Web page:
How plants choose their mates

Flowering plants release copious amounts of sperm-carrying pollen to be delivered by wind, insect, or other carriers to waiting females. In some situations, the females are choosy about which pollen grains they allow to fertilize their eggs.  How do these females discriminate between pollen types? 

This month in the Journal of Heredity, Plant Biology scientist Matthew Evans together with Jerry Kermicle from the University of Wisconsin describe the inheritance of naturally occurring alleles of the maize gametophyte factor2 (ga2) gene and the distribution of these alleles in domesticated maize (the familiar corn plant) and its wild relative teosinte (a weedy plant that grows wild throughout Mexico). Maize and teosinte, while they look very different, are members of the same species and can interbreed. Certain alleles of the ga2 gene allow maize plants to select between different sperm donors within the same species. These same alleles of ga2 also provide a competitive advantage to pollen grains carrying them when fertilizing the appropriate females. The set of diverse ga2 alleles sets up a system of reproductive isolation between plants of the same species. Understanding how the ga2 system works will help us understand how new species arise and how genes flow between natural populations. This system may also prove useful in controlling the spread of transgenes between crop species and their relatives.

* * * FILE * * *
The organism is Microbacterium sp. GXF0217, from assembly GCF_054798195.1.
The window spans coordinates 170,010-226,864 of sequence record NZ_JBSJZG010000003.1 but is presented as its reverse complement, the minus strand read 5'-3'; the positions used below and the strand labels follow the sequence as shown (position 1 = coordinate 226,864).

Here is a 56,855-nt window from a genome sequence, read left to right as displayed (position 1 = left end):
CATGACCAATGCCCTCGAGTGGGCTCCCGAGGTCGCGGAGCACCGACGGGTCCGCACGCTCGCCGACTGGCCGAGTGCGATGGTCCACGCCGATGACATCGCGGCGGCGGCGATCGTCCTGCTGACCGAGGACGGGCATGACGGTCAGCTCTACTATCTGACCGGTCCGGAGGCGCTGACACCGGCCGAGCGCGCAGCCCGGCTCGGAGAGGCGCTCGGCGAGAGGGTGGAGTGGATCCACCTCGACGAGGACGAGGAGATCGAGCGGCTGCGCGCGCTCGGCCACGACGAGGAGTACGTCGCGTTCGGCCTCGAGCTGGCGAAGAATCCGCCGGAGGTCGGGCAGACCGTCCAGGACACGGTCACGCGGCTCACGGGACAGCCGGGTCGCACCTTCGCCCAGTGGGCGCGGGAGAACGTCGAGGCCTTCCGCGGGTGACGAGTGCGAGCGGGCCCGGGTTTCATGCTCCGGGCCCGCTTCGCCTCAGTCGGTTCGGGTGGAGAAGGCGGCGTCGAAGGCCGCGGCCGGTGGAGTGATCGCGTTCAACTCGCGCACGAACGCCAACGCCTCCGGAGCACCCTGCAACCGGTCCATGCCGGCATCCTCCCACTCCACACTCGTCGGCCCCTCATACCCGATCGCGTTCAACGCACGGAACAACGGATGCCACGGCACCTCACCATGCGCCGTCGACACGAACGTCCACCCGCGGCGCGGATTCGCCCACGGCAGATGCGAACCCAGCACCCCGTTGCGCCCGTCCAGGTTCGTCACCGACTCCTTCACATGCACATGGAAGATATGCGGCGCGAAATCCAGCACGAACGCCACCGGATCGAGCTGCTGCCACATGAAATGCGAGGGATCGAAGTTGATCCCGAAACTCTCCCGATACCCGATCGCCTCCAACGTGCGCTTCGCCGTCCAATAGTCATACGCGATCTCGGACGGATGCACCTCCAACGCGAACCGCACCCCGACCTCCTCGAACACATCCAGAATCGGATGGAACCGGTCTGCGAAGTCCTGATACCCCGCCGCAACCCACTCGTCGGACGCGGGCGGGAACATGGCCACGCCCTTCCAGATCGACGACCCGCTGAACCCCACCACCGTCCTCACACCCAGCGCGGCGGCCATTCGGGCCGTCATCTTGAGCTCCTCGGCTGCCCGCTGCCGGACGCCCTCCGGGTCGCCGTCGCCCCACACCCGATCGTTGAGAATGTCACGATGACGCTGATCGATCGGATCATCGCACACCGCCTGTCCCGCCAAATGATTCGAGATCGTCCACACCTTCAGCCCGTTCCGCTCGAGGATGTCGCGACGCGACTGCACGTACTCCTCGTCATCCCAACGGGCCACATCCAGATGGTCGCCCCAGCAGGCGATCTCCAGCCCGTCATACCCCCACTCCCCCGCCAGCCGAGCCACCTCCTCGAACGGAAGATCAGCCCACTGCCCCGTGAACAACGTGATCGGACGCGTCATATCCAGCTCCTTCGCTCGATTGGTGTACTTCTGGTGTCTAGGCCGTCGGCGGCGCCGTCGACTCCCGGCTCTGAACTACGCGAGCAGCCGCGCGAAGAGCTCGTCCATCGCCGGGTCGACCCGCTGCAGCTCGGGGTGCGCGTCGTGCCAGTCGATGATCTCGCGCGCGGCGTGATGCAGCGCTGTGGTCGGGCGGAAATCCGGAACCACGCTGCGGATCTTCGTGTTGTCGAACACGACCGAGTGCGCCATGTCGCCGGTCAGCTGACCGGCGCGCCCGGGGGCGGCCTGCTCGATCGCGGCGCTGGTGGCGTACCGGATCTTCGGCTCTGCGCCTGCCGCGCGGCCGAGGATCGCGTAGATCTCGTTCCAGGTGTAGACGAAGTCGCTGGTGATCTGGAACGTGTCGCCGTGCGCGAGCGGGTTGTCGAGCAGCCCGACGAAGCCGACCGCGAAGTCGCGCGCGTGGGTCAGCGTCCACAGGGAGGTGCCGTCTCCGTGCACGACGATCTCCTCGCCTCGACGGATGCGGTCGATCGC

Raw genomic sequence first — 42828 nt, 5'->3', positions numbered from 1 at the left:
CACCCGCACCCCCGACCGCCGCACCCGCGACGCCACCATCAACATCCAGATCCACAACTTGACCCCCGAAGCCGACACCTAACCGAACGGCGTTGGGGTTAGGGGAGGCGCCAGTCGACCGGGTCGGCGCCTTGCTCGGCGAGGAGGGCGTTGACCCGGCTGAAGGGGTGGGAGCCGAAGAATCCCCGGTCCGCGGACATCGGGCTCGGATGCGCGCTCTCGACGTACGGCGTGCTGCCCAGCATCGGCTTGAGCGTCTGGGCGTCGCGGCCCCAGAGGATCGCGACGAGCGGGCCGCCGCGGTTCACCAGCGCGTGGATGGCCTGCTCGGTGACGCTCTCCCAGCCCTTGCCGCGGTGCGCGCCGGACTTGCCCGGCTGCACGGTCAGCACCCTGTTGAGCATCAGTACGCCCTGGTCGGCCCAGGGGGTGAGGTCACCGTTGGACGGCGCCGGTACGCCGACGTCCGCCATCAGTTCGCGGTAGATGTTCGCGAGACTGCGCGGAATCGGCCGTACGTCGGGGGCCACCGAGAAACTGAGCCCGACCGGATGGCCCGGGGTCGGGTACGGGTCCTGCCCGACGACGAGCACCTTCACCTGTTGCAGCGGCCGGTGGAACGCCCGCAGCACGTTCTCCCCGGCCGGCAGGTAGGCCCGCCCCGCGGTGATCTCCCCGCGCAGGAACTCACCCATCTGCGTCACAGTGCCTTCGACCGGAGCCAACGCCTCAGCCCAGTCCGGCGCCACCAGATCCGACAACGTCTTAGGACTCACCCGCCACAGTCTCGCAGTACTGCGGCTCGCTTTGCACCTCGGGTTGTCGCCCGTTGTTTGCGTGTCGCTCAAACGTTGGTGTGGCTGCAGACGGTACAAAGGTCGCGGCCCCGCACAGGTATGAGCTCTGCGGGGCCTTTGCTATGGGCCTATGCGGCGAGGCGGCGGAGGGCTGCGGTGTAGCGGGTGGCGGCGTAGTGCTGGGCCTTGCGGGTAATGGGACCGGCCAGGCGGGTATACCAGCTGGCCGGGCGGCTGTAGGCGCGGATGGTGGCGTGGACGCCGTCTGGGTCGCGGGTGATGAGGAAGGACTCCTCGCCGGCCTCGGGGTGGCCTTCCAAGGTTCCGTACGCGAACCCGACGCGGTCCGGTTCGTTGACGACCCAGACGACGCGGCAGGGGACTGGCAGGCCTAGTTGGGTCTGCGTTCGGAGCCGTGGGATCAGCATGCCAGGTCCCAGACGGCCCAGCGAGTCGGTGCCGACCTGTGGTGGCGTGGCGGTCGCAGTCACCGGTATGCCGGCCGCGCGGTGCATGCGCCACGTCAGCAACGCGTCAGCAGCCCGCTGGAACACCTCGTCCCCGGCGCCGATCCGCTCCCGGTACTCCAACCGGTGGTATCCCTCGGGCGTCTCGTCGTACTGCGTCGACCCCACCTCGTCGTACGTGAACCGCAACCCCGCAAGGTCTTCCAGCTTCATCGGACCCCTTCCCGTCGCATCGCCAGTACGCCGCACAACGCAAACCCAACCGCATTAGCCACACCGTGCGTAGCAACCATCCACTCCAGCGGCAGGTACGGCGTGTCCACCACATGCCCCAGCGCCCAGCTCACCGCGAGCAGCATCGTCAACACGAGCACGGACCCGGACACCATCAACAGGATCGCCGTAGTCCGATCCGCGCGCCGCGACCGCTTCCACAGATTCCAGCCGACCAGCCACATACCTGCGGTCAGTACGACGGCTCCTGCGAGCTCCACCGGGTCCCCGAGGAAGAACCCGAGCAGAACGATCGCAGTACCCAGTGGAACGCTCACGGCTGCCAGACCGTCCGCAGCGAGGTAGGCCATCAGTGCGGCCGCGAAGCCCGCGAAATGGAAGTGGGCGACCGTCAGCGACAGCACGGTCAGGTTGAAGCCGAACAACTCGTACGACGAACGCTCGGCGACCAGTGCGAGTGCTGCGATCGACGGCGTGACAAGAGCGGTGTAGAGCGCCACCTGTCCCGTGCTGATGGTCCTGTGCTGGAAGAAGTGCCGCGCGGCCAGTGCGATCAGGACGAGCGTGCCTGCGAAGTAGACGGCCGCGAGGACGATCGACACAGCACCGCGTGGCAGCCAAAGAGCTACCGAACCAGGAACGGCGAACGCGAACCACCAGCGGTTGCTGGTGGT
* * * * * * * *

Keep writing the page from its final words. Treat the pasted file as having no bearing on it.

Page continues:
Journal of Heredity: The Zea mays Sexual Compatibility Gene ga2: Naturally Occurring Alleles, Their Distribution, and Role in Reproductive Isolation Analysis of stunter1, a Maize Mutant with Reduced Gametophyte Size and Maternal Effects on Seed Development